According to Ms. Trang, these are the books that “in the current situation of Vietnam, there is no chance to be published through the state system. Never can pass through the censorship net, cannot reach the Publication Department for verification.”
“Actually, it is not difficult to find and appraise manuscripts in Vietnam. Such manuscripts are many. Even last year, LPH reprinted the book Night at Midday by Vu Thu Hien which has a big public interest,” shared journalist Pham Doan Trang.
She further explained:
“That is, in Vietnam, the demand for reading is there, especially the demand for non-fiction books is very large. Books telling the truth are very much sought after. Opinions suggest that reading culture in Vietnam low, that’s what we think and say that that’s because the publishers don’t know how to get the books in the hands of the readers because the writers and the publishers aren’t proactive so the readers don’t care, I see books that tell the truth, but the author dares to write, the publisher dare to print, so many people read.”
But in order to continue the publishing work and towards the long-term goal of educating the people, “in the short term, we think how we can live, that is, not be killed, with the sweeping and oppressive way of police, I think it’s a serious story. I don’t really know how long the publisher’ staff can survive.”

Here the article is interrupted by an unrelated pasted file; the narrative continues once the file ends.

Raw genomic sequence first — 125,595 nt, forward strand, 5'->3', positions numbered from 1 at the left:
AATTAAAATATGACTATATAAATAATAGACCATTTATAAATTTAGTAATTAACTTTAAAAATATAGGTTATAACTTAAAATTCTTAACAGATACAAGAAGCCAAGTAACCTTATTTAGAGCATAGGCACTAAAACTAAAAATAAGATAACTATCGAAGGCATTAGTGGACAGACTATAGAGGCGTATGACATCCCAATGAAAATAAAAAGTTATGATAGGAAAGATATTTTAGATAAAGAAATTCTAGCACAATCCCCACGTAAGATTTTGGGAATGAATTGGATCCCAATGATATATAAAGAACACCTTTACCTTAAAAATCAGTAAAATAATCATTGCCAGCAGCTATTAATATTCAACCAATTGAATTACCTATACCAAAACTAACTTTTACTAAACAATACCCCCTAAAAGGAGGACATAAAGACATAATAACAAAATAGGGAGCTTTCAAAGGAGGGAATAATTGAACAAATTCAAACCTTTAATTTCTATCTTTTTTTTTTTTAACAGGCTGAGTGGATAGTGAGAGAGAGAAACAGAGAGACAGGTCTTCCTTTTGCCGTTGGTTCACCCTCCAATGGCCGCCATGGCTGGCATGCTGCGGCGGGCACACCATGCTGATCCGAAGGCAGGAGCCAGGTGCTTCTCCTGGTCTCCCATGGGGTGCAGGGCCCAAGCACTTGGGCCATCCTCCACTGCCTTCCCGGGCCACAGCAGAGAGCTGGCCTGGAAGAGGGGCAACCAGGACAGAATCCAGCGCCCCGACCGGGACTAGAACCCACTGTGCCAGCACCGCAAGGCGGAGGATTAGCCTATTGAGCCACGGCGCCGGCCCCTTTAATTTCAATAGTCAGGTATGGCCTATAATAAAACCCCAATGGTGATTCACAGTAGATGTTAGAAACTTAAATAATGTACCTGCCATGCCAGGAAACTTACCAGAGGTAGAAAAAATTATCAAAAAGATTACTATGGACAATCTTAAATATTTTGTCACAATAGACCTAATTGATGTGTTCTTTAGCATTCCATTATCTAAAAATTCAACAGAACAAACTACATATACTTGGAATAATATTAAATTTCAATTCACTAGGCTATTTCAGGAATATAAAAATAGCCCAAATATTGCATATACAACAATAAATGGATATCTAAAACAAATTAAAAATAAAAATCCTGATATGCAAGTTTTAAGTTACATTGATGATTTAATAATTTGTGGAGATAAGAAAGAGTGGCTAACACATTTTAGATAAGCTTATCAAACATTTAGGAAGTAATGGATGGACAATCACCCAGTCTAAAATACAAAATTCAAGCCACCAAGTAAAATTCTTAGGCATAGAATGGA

Journalist Pham Doan Trang said that the Prix Voltaire was on the one hand a great encouragement to her group, but on the other hand, it would make the “police hatred even higher“.
They want to put us to death
“LPH was established in February 2019, since then it’s been a year and four months, we have not had a minute of peace at all,” journalist Pham Doan Trang said.
According to her, there are many repressions that the government does to members of the LPH.
“The easiest way is to block all accounts opened by the Free Publishers. They are still waiting for the account owners to appear. They block the source of the readers’ money,” Trang said.
“Heavier then they set a trap to catch the delivery person. Once they caught it, they beat them savagely. Beat them to death. Usually, they hit the face of the nose on the spot, then put them in the car continue fighting, going to next station to assault.”
“It is an act of abduction. That is, first stealing the phone, controlling, and beating the face before bringing it to the car. In recent cases, our staff were arrested, beaten and lucky to escape, not released by the police,” she said and explained:
“It is clear that there is no such thing as law. We often talk about having laws, having summons, in fact there is nothing here. It’s just ambushing, beating, kidnapping and taking us to police stations where they continue beating.
“That is how they behave like animals. In the eyes of the police, we are not human, so don’t talk about civil rights here, don’t talk about laws, summoning letters, and dialogues with them,” she denounced.